The stummel has beautiful sandblast patterns on the uniquely shaped stummel with a short neck and a nice flow to the shape profile of the pipe. The sandblasted stummel is covered in dirt and grime of yesteryear. This should clean up nicely. The stummel surface is solid with no damage to the external surface. The dark browns of the raised sandblast contrast beautifully with the black stain of rest of the stummel. A thick layer of cake can be seen in the chamber. The sandblasted thin and inward curving rim top surface is covered in thick overflow of lava, dirt, dust and grime. The condition of the inner walls of the chamber and rim top surface will be known once the cake has been taken down to bare briar and the rim top crud has been scraped off completely. The inner rim condition appears to be in good condition with no burn/ charred surfaces. Even the outer rim edge appears to be in a decent condition. Only once the stummel has been thoroughly cleaned that I can be sure of my initial appreciation. In spite of the thick cake, the chamber odor is, surprisingly, not strong and should be addressed once the cake has been taken down to the bare briar and the shank internals have been thoroughly cleaned. The draught hole is dead center at the bottom of the chamber and should be a great smoker. The shank end and the mortise are blocked with dried gunk, adversely affecting the airflow.The delicate vulcanite saddle stem is heavily oxidized and has calcification deposits towards the button end. There are deep tooth marks on the lower and upper stem surface and appears that the previous owner has literally chomped on the bite zone of the stem. The button edges also have bite marks, in fact, they are badly worn out. The horizontal slot shows accumulated oils and tars.Along with the stems of other pipes in line for restoration, I immersed the stem of this Stanwell #7472 in a mix of one part Hydrogen Peroxide 20% with one part hot water after I ran a couple of pipe cleaners dipped in alcohol through the stem air way. A couple of hours later, the stem oxidation on all these stems were raised to the surface. After I had fished out the stem from the Hydrogen Peroxide bath, I scrubbed it with Magiclean sponge and followed it up with a wipe of cotton swab and alcohol. I further scrubbed the stem surface with 0000 grade steel wool. The loosened and superficial layer of oxidation was easily removed and revealed the condition of the stem. It was not as horrifying as I had imagined it to be during the initial inspection. There are deep bite marks in both the upper and lower bite zone. The bite marks are deep enough to cause significant thinning of the surface and complete disfigurement of the button edges. The deeper oxidation that was pulled to the surface would require more abrasive techniques.THE PROCESS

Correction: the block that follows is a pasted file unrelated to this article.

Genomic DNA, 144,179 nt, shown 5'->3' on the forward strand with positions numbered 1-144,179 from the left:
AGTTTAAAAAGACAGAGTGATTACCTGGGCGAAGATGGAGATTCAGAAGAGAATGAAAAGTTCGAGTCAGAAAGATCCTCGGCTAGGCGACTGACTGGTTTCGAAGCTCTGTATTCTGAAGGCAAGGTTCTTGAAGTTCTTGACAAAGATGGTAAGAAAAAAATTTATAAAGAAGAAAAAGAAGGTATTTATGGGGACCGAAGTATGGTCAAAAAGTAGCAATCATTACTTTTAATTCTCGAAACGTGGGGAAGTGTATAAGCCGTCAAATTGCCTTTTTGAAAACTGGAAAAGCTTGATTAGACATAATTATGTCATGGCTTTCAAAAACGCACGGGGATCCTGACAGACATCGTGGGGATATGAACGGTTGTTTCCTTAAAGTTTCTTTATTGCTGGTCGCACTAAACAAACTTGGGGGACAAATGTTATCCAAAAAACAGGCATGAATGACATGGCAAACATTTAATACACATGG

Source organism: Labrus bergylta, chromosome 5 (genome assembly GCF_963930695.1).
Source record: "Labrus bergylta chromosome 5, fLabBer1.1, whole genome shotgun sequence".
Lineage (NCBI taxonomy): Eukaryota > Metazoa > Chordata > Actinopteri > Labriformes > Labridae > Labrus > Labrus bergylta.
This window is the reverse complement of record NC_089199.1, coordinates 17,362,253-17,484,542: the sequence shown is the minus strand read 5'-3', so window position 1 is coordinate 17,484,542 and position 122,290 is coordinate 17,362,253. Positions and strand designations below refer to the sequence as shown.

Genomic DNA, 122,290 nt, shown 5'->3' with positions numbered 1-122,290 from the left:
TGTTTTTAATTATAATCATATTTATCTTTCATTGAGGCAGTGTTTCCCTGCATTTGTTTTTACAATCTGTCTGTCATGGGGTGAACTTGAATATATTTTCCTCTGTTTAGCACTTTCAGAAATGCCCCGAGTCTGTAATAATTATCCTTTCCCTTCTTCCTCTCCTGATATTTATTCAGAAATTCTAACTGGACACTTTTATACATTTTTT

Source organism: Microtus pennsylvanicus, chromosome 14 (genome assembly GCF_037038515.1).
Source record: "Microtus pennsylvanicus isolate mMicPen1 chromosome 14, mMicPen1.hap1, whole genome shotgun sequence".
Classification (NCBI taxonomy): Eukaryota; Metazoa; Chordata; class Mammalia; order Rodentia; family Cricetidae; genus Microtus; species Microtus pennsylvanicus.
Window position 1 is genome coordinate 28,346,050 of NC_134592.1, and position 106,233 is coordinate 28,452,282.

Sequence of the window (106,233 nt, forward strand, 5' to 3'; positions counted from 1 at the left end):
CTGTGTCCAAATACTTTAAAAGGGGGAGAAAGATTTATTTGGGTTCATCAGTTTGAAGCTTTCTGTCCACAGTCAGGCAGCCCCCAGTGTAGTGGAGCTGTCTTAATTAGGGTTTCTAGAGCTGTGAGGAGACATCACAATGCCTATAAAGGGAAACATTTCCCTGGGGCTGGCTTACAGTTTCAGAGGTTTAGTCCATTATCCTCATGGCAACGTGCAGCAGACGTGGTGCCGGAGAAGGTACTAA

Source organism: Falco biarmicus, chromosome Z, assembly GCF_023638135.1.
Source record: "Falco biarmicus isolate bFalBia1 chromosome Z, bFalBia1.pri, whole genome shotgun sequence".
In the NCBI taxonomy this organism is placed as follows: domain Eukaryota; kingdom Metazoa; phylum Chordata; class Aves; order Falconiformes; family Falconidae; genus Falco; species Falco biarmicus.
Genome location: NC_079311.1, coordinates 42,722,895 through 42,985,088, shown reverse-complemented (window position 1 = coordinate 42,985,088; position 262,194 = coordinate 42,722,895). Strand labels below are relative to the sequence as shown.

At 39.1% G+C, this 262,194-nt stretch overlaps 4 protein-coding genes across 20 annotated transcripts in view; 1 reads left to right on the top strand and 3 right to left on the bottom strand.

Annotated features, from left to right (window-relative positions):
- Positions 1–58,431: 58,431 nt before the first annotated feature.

I started with cleaning of the stummel as I was keen to know the condition of the walls of the chamber. With size 1 head followed by head size 2 of a PipNet pipe reamer, I took the cake down to bare briar. Using a folded piece of 180 grit sand paper, I sand out the last traces of cake and expose the walls of the chamber. I wiped the chamber with a cotton pad dipped in isopropyl alcohol to remove the carbon dust left behind by all the reaming and sanding process. Once the chamber walls were cleaned out, I saw very minor and superficial beginnings of heat fissures/ pits all along the chamber walls. I shall address this issue by a simple bowl coat. I used my smaller of the two fabricated knife to gently scrap away at the overflow over the rim top surface while being careful not to damage the sandblast on the rim top. I was pleased to find the inner and outer edge of the rim intact and without any burn or char marks. Next, I cleaned out the internals of the shank and mortise. Using my dental tool, I scraped out all the dried oils, tars and gunk that had accumulated in the shank airway and mortise. The amount of crud that was scrapped out and the condition of the pipe cleaners that were used leaves no surprise why air flow through it was restricted. I finished the cleaning by running a few pipe cleaners dipped in isopropyl alcohol. I also wiped the shank with cotton buds and alcohol. With this cleaning, all old smells in the pipe are history. The pipe now smells clean and fresh.With the internals of the stummel now clean, I cleaned the external surface using a hard bristled toothbrush and Murphy’s Oil Soap. I diligently scrubbed the stummel to remove all the dust and dirt that was embedded in the crevices of the sandblast. With a soft bristled brass wired brush, I removed the overflowing lava from the rim top surface and cleaned the internals of the shank with a shank brush and dish washing soap to remove what little crud remained in the shank. I rinsed it under running tap water and wiped the stummel dry with an absorbent soft cotton cloth. Once I had wiped the stummel dry with paper towels and soft cotton cloth, I thought I saw a fill on the left side of the bowl, near the bowl and shank joint. It was perfectly matched and blended with the sandblast on the stummel and stained in dark as seen on other surfaces of the stummel. It is marked in yellow circle. My fears were confirmed when I probed it with a dental pick. Very carefully and painstakingly, I completely removed the old fill with a pointed dental pick. I cleaned the fill of all the debris of old fill material, wiped it with alcohol and refreshed the fill with a mix of clear CA superglue and briar dust and set it aside to cure overnight.By next day, the fill was hard and well set. With a folded piece of 220 grit sand paper, I worked the fill till I had achieved a nice blend with the shape and contours of the stummel. It turned out much better than I had anticipated. With a soft wire brass brush, I again cleaned out all the debris that lodged itself in the sandblast surface as a result of all the sanding and use of briar dust.Next, I rub a small quantity of “Before and After Restoration Balm” in to the briar with my finger tips, work it deep in to the sandblasts and let it rest for a few minutes. The balm almost immediately works its magic and the briar now has a nice vibrant appearance with the beautiful sandblast patterns on full display. The contrast of the dark browns of the raised sandblast with the dark black of the rest of the stummel adds an interesting dimension to the appearance of the stummel. I further buffed it with a horse hair brush. The last picture is of the side that had the refreshed fill and even the most discerning reader will be hard pressed to accurately pin point the fill. With the stummel nearly completed, I turned my attention to the stem repairs. I masked the stem logo “S” with a whitener pen to protect it during the sanding process. I cleaned the internals of the stem using hard and normal bristled pipe cleaners and isopropyl alcohol. With a pointed dental tool, I scraped out the entire dried gunk from the slot. I addressed the deeper oxidation by sanding the entire stem with a folded piece of 220 grit sand paper. Once the oxidation was completely removed, I wiped the surface clean with a cotton swab and alcohol. I flamed the damaged button edge and the nicks and dents with the flame of a lighter. This helps the vulcanite to rise to the surface as it has an inherent property to regain its original shape when heated. At this stage, I noticed that the bite zone on the upper stem surface has a crack which extends over to the button. This was further accentuated due to heating with the flame of a lighter. Continuing with the stem repair, I inserted a triangulated index card covered in transparent tape in to the slot. The tape prevents the mix of superglue and charcoal from sticking to the index card. I mixed superglue and activated charcoal powder and generously applied it over the bite zone, including over the button and set it aside to cure. Once the mix had cured, I removed the index card from the slot.Using a flat head needle file, I reshaped the button and roughly matched the fills with the rest of the stem surface. However, things rarely happen as you want them to happen and in this case, a few air pockets were revealed. With a permanent black marker I darkened the air pockets and spot filled them with clear superglue. Once the superglue had cured (I had set it aside overnight), I sanded the fills with a folded piece of 180 grit sand paper. I followed it up by further sanding the stem with 320, 600 and 800 grit sand papers to achieve a perfect blending of the fills with the stem surface and a crisp button edge on either side of the stem.Using the micromesh pads, I completed the polishing cycle by wet sanding the surface with 1500 to 3200 girt pads. I had read that White diamond polish is between 3600 and 4000 grit of micromesh pads and best used between these two. I decided to give this a try to see if there is any difference in the final stem finish. I mount a fresh cotton buffing wheel on to my hand held rotary tool and apply white diamond polish and buffed the stem. I wiped the stem with microfiber cloth and go through the remaining pads, dry sanding with 4000 to 12000 grit pads. The stem looks great with the fills nicely matched with the rest of the surface. I rub a little quantity of Extra Virgin Olive oil in to the stem surface and set it aside to be absorbed by the vulcanite. To complete the restoration, I mount a cotton cloth buffing wheel on to my hand held rotary tool and applied several coats of carnauba wax. I finished the restoration by giving the entire pipe a rigorous hand buffing using a microfiber cloth to raise the shine further and remove any residual wax from in between the sandblasts.The finished pipe looks amazingly beautiful and is now ready for its long second innings with me. I only wish it could share with me its life story of the past years while I enjoy smoking my favorite Virginia blend in it or maybe an English blend!! P.S. There was only one more issue that needed to be addressed and one that could not be ignored, being a functional issue. After I had reamed and sanded the chamber walls, I had observed very minor and superficial beginnings of heat fissures/ pits all along the chamber walls. I addressed this by mixing activated charcoal and plain yogurt to a thicker consistency, just enough that I would spread easily and applied it evenly all along the chamber walls after inserting a folded pipe cleaner through the draught hole to keep it open. Once dry and set, this will not only protect the walls but also aid in faster build up of cake.There are two more pending write ups which I shall be tackling before I undertake to restore a pipe which my dear friend and mentor, Steve, had sent me about a year back with the intention of providing me an opportunity to test my own skills. I wish to thank each one for sparing their valuable time to read through and once again request you for any inputs or advice on dating and designer of this pipe.